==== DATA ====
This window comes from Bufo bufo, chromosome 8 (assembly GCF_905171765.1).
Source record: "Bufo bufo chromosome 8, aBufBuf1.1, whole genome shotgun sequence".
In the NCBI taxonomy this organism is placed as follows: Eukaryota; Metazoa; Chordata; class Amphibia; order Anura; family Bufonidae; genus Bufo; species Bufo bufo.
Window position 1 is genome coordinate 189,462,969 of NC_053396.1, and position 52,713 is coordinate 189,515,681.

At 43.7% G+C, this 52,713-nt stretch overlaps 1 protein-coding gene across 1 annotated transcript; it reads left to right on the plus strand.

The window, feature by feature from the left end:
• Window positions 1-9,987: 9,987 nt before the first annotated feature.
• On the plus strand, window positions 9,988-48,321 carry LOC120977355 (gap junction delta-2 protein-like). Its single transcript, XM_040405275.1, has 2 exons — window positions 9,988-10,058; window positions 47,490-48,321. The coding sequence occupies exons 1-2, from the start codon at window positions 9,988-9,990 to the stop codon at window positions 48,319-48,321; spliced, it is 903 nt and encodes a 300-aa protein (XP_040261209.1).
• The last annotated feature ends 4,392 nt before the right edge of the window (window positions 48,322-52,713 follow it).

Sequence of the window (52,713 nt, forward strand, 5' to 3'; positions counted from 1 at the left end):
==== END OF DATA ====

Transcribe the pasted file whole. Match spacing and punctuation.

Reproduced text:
This window comes from Bufo bufo, chromosome 8 (assembly GCF_905171765.1).
Source record: "Bufo bufo chromosome 8, aBufBuf1.1, whole genome shotgun sequence".
In the NCBI taxonomy this organism is placed as follows: Eukaryota; Metazoa; Chordata; class Amphibia; order Anura; family Bufonidae; genus Bufo; species Bufo bufo.
Window position 1 is genome coordinate 189,462,969 of NC_053396.1, and position 52,713 is coordinate 189,515,681.

At 43.7% G+C, this 52,713-nt stretch overlaps 1 protein-coding gene across 1 annotated transcript; it reads left to right on the plus strand.

The window, feature by feature from the left end:
• Window positions 1-9,987: 9,987 nt before the first annotated feature.
• On the plus strand, window positions 9,988-48,321 carry LOC120977355 (gap junction delta-2 protein-like). Its single transcript, XM_040405275.1, has 2 exons — window positions 9,988-10,058; window positions 47,490-48,321. The coding sequence occupies exons 1-2, from the start codon at window positions 9,988-9,990 to the stop codon at window positions 48,319-48,321; spliced, it is 903 nt and encodes a 300-aa protein (XP_040261209.1).
• The last annotated feature ends 4,392 nt before the right edge of the window (window positions 48,322-52,713 follow it).

Sequence of the window (52,713 nt, forward strand, 5' to 3'; positions counted from 1 at the left end):